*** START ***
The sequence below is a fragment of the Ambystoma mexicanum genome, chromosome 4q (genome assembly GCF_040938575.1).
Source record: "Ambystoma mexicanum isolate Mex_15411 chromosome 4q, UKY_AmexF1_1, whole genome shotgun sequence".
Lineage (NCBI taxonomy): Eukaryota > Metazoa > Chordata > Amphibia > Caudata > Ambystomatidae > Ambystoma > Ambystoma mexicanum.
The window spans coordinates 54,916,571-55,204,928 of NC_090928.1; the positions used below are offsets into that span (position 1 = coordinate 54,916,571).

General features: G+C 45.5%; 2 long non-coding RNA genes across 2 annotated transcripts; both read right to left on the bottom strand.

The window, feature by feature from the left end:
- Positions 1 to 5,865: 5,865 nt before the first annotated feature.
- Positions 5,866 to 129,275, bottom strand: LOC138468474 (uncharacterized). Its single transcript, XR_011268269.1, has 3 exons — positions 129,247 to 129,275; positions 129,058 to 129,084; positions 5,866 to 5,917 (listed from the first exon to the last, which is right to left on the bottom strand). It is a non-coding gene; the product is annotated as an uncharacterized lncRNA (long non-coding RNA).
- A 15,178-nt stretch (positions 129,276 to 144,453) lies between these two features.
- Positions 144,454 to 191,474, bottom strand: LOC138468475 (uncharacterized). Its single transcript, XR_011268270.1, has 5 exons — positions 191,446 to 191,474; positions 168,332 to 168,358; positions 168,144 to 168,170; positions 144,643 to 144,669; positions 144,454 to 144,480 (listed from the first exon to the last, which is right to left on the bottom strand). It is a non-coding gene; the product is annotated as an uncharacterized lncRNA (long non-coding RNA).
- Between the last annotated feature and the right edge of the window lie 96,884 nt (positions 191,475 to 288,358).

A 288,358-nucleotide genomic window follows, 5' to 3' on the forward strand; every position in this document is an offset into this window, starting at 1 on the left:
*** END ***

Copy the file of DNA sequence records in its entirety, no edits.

The sequence below is a fragment of the Ambystoma mexicanum genome, chromosome 4q (genome assembly GCF_040938575.1).
Source record: "Ambystoma mexicanum isolate Mex_15411 chromosome 4q, UKY_AmexF1_1, whole genome shotgun sequence".
Lineage (NCBI taxonomy): Eukaryota > Metazoa > Chordata > Amphibia > Caudata > Ambystomatidae > Ambystoma > Ambystoma mexicanum.
The window spans coordinates 54,916,571-55,204,928 of NC_090928.1; the positions used below are offsets into that span (position 1 = coordinate 54,916,571).

General features: G+C 45.5%; 2 long non-coding RNA genes across 2 annotated transcripts; both read right to left on the bottom strand.

The window, feature by feature from the left end:
- Positions 1 to 5,865: 5,865 nt before the first annotated feature.
- Positions 5,866 to 129,275, bottom strand: LOC138468474 (uncharacterized). Its single transcript, XR_011268269.1, has 3 exons — positions 129,247 to 129,275; positions 129,058 to 129,084; positions 5,866 to 5,917 (listed from the first exon to the last, which is right to left on the bottom strand). It is a non-coding gene; the product is annotated as an uncharacterized lncRNA (long non-coding RNA).
- A 15,178-nt stretch (positions 129,276 to 144,453) lies between these two features.
- Positions 144,454 to 191,474, bottom strand: LOC138468475 (uncharacterized). Its single transcript, XR_011268270.1, has 5 exons — positions 191,446 to 191,474; positions 168,332 to 168,358; positions 168,144 to 168,170; positions 144,643 to 144,669; positions 144,454 to 144,480 (listed from the first exon to the last, which is right to left on the bottom strand). It is a non-coding gene; the product is annotated as an uncharacterized lncRNA (long non-coding RNA).
- Between the last annotated feature and the right edge of the window lie 96,884 nt (positions 191,475 to 288,358).

A 288,358-nucleotide genomic window follows, 5' to 3' on the forward strand; every position in this document is an offset into this window, starting at 1 on the left: